Tag Archives: publishing

My Adventures in Self-Publishing

When my book The Great A&P was published back in 2011, a major commercial publisher handled the copy editing, the design, the printing, and the distribution. My main jobs were the parts I’m good at, the research and the writing. It was a piece of cake.

When I decided to put out a revised edition, I had to figure out how to handle all those other tasks I’m not so good at — or find others to do them. It wasn’t a piece of cake. Now that the book is out, I’ve written an article about my experience for the American Historical Association’s Perspectives on History. It’s called “Self-Publishing a Second Edition: A Historian’s Adventures in Going It Alone.” I hope you enjoy it.

The Times Cracks the Digital Code

The New York Times has been congratulating itself for signing up the one-millionth paid subscriber to its digital edition, and well it should. In an age when information wants to be free, as Stewart Brand supposedly said, convincing a million people to pay for access to information over the Internet is a big deal.

The folks at the Gray Lady, predictably, attribute NYT.com’s large following to the high-quality journalism provided by its crack reporters around the world. In my view, the Times has succeeded in finding subscribers online for an entirely different reason. Its digital editors, if that’s the proper name for the folks who manage NYT.com, have figured out how to create a product that’s hard to steal.

Content theft is the bane of any information provider’s existence in the digital era. Articles, chapters, even entire books end up on the Internet without authorization, placed there by people who think they are providing a public service. A couple of years ago, I even came upon a French translation of one of my books on the Internet, the work of a university student who had translated it, without permission, because he thought that was a cool thing to do. Similarly, people think nothing of copying music or photos from the Internet without permission from those who wrote the songs, took the pictures, or acquired the rights from the creators. Many  content providers have tried to deal with rampant theft by putting their content behind pay walls, but in general this strategy has not succeeded. In the case of newspapers, many of them have trimmed their staffs to the point that their content just isn’t worth the money they charge, especially when potential subscribers know that any truly important news will appear all over cyberspace within minutes of its publication.

After years of treating its web product as a digital version of its print edition, the Times finally learned that the way to deal with content theft is to publish a multimedia product instead of an online newspaper. While much of the content on NYT.com is plain old news articles, a significant amount is infused with videos, audio clips, photo essays, or dynamic maps and charts. This non-written content is of extremely high quality and well worth seeing or hearing. But what matters from the commercial point of view is that the complete package of these diverse content types embedded in a written article can’t readily be cut and pasted into other websites. If you want to read, watch, and listen, and if you want to talk to others about that terrific video on NYT.com just like you talk about an article, you’ve got to subscribe.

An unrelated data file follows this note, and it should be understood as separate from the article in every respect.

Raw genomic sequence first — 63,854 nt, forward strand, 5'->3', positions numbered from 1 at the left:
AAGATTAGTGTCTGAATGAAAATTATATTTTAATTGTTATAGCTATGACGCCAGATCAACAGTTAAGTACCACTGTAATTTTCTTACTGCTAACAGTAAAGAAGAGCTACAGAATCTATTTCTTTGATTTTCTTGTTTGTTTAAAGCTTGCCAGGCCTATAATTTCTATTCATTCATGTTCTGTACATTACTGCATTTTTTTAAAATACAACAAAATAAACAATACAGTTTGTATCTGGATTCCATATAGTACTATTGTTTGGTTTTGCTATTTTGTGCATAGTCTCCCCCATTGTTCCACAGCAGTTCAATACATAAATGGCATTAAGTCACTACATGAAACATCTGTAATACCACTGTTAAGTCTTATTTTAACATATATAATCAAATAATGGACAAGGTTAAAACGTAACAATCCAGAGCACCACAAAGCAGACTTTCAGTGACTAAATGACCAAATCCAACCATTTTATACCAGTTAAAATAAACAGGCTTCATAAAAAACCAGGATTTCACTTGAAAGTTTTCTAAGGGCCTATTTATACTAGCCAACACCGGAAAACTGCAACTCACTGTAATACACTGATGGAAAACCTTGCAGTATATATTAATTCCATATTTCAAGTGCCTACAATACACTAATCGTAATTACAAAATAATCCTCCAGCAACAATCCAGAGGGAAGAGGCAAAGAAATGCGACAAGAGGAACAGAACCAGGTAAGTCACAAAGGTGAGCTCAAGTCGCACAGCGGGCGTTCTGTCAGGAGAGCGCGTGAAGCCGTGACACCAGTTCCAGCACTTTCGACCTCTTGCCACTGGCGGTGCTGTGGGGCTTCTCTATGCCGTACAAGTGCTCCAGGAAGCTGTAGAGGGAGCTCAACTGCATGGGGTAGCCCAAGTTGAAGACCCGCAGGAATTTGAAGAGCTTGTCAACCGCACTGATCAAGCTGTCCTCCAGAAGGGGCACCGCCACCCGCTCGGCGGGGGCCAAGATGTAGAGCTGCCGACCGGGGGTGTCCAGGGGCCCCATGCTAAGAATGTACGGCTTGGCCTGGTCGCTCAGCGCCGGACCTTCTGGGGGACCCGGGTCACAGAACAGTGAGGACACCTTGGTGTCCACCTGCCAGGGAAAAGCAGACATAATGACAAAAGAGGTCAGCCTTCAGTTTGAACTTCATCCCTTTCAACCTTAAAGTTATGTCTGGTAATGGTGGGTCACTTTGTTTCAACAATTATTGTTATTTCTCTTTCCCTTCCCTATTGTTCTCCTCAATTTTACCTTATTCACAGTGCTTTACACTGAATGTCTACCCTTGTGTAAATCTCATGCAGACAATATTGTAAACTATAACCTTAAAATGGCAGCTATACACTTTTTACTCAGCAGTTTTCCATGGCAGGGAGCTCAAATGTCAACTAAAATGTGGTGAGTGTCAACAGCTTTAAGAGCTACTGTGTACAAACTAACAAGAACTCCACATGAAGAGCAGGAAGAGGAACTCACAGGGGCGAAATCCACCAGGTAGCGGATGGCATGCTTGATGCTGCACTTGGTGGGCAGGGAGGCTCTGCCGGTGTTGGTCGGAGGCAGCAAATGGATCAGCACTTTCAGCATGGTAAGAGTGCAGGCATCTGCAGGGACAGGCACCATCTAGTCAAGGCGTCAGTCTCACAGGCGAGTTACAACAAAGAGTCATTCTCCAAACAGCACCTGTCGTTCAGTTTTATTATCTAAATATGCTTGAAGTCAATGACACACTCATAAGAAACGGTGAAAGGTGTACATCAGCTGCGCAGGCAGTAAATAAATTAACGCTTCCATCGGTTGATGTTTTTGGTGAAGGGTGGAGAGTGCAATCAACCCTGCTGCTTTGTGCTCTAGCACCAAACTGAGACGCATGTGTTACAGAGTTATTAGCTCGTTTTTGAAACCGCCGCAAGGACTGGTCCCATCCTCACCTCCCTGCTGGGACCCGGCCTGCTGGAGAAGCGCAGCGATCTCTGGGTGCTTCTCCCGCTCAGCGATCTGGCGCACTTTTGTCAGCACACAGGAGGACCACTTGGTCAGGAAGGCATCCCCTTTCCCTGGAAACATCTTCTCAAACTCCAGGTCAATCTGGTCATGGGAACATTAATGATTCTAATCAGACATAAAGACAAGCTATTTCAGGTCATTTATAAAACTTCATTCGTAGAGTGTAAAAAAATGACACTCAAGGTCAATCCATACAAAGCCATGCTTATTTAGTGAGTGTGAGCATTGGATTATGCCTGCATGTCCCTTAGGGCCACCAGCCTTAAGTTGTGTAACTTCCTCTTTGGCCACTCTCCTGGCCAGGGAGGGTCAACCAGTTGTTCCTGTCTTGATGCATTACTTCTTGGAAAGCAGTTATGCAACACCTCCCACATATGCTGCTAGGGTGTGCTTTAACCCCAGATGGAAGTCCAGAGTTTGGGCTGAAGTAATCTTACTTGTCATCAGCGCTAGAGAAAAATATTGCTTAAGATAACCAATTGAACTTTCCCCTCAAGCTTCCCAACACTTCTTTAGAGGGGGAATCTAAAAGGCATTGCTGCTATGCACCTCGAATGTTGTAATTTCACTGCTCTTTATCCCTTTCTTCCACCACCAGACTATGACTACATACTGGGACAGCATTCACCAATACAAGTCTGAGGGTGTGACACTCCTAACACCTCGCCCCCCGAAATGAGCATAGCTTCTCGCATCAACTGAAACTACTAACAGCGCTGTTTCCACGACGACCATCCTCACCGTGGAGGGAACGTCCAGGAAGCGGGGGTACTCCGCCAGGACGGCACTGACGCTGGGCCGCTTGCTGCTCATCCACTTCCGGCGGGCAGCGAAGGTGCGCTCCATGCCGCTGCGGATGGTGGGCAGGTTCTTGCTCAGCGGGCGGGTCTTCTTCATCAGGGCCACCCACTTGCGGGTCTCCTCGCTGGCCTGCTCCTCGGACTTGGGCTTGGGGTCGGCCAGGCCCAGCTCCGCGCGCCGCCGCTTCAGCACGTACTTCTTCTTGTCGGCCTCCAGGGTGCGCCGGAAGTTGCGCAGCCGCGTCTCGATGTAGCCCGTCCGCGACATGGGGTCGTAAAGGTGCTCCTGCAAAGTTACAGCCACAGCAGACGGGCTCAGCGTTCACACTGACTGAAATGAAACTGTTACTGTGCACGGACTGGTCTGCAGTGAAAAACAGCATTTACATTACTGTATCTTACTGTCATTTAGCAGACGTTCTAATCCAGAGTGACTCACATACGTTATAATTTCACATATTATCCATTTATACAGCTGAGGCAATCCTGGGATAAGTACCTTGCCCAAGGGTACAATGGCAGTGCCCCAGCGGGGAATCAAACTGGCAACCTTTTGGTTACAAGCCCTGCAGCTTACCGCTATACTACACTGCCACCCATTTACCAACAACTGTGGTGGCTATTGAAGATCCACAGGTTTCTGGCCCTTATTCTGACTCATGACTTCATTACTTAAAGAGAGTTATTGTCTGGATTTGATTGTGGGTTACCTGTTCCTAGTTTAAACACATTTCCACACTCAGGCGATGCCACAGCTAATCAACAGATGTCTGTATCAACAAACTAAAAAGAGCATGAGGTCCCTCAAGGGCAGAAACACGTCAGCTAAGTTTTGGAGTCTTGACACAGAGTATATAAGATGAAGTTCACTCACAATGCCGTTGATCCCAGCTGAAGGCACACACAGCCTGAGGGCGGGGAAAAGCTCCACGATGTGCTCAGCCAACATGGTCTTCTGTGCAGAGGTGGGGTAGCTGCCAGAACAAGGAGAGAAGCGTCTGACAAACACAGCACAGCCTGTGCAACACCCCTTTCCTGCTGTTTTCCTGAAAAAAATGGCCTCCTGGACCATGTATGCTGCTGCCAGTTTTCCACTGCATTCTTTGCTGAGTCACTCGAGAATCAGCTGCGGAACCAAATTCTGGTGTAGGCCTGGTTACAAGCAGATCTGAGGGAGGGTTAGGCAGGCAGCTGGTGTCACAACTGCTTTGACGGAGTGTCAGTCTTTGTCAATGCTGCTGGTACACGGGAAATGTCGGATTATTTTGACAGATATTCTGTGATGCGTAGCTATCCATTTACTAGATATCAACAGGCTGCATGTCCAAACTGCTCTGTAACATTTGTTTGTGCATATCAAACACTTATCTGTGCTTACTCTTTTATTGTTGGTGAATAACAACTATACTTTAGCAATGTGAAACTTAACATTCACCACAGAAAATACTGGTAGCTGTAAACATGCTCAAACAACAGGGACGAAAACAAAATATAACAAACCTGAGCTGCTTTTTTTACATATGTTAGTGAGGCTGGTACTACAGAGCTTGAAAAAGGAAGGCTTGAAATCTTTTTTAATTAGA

So congrats to the Times on finding an approach that makes its product harder to steal while making digital subscribers feel like they are getting something valuable and unique for their money. If subscribers like the digital product enough that they are willing to pay serious money for it,  advertisers should like it, too.

The Box in Audiobook, at last

I’m happy to report that The Box is finally available as an audiobook. Making it was a great adventure, one that taught me about an innovative piece of the publishing business about which I knew nothing.
For this, I need to give credit to an audiobook fan who wanted to know why he couldn’t listen to The Box. He introduced me to ACX, a web-based audiobook production service run by Audible, which in turn is owned by Amazon.com. Once I affirmed that I hold the audio rights to The Box, ACX let me search for a reader by proposing a method of compensation and selecting the characteristics of the ideal reading voice from pull-down menus. (My one complaint: ACX required me to solicit either a male or female reader; I would have been open to either, but did not have that option.) I uploaded a couple of pages of text to the ACX website, and within a day 11 people had auditioned to produce my book by uploading trial recordings. I selected a producer named Adam Lofbomm, based strictly on his audition, and we agreed to do business. Two weeks later, Adam had recorded and edited 11 hours of The Box. It took a couple more days to fix errors and come up with a cover design, and then the audiobook went on sale at Audible, Amazon.com, and the iTunes store.
It’s clear that Audible has given great thought to the publishing process. The contacts between Adam and myself ran through the ACX website, so Audible has a formal record of our dealings and agreement. Audible also keeps track of sales on these three outlets and will pay Adam and me directly, so he doesn’t have to worry about being treated fairly by me. If I ever want to know how many audiobooks have been sold, I can log on to the ACX website and find out. Try that with a book publisher!
So if you know people who love audiobooks, please pass the word: The Box is there for the listening. Many thanks to the people — there were several of them — who prodded me to arrange it. And thanks to Adam Lofbomm for producing it so quickly and so well.